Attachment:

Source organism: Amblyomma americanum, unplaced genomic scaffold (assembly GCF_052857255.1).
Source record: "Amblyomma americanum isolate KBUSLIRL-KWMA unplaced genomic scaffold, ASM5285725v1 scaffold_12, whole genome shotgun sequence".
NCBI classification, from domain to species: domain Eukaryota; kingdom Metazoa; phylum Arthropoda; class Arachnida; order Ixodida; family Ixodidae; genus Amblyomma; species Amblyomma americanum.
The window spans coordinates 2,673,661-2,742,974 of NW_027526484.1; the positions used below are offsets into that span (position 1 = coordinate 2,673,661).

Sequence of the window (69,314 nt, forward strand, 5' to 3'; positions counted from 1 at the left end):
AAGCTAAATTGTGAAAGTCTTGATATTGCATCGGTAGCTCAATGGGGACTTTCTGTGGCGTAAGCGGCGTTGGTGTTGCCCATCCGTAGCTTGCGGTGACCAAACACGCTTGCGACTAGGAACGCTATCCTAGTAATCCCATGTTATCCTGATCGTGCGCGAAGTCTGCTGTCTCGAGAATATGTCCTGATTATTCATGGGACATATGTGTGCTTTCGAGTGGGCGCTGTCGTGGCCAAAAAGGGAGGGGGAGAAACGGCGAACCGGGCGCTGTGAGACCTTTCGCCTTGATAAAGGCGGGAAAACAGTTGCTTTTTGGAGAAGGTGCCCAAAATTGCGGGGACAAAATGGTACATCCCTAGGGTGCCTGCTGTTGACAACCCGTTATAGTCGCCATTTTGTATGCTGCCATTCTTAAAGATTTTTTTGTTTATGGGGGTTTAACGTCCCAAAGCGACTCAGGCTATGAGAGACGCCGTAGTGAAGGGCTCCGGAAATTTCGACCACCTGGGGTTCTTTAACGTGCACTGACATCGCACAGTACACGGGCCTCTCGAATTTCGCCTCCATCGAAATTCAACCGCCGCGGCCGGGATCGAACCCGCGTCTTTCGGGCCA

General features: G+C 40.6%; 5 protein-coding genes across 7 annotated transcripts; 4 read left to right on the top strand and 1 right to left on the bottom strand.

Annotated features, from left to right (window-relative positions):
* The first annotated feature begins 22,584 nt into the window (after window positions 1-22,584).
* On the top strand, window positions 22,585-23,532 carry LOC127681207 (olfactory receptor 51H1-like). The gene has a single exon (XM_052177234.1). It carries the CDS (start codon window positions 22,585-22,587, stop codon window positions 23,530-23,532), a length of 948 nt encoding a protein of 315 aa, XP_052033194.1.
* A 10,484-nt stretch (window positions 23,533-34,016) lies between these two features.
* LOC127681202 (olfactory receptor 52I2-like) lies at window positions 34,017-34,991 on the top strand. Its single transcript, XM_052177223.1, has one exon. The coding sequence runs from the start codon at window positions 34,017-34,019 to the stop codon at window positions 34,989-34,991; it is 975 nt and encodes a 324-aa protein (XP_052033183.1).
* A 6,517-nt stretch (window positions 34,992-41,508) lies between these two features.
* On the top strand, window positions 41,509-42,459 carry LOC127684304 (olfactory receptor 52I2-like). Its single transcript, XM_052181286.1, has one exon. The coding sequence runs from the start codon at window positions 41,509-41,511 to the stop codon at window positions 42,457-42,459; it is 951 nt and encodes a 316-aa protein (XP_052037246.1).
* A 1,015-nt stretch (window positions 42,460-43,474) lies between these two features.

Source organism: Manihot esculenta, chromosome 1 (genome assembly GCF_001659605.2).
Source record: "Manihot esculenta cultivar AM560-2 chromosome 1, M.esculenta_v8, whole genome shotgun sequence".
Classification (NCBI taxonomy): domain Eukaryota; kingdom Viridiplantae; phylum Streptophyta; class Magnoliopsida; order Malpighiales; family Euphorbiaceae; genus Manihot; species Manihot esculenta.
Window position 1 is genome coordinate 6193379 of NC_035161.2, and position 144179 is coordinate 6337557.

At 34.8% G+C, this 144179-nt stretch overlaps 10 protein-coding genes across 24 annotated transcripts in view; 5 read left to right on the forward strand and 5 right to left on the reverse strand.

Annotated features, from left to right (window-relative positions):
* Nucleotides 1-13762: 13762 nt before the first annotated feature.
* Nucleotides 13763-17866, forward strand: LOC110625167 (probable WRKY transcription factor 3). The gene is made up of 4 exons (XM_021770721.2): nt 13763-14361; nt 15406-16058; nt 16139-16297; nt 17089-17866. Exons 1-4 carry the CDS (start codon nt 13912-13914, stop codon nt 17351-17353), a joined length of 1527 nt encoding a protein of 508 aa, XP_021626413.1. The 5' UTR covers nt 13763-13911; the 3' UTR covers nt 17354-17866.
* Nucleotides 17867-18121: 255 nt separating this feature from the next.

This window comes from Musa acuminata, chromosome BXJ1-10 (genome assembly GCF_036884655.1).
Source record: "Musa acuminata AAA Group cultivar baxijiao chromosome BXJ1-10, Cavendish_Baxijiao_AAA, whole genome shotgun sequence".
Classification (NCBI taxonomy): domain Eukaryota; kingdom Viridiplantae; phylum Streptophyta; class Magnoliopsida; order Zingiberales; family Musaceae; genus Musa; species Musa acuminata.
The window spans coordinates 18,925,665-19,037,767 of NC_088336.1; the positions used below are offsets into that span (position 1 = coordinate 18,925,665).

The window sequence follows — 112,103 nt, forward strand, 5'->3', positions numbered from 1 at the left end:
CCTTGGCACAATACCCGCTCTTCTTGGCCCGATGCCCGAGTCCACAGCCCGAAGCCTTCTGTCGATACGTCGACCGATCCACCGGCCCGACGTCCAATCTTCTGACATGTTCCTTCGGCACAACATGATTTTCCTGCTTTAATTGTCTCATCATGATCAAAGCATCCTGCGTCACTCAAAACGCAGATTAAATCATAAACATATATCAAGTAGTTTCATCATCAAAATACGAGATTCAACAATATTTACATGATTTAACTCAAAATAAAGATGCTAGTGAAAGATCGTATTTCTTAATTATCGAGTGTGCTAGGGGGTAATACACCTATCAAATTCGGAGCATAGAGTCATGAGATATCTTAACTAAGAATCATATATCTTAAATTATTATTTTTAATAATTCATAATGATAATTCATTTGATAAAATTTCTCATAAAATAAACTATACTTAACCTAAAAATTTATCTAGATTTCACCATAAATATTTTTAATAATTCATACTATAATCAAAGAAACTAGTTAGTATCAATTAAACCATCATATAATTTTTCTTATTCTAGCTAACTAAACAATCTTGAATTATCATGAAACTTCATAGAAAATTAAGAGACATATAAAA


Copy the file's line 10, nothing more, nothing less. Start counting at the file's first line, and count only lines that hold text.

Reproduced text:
* On the top strand, window positions 22,585-23,532 carry LOC127681207 (olfactory receptor 51H1-like). The gene has a single exon (XM_052177234.1). It carries the CDS (start codon window positions 22,585-22,587, stop codon window positions 23,530-23,532), a length of 948 nt encoding a protein of 315 aa, XP_052033194.1.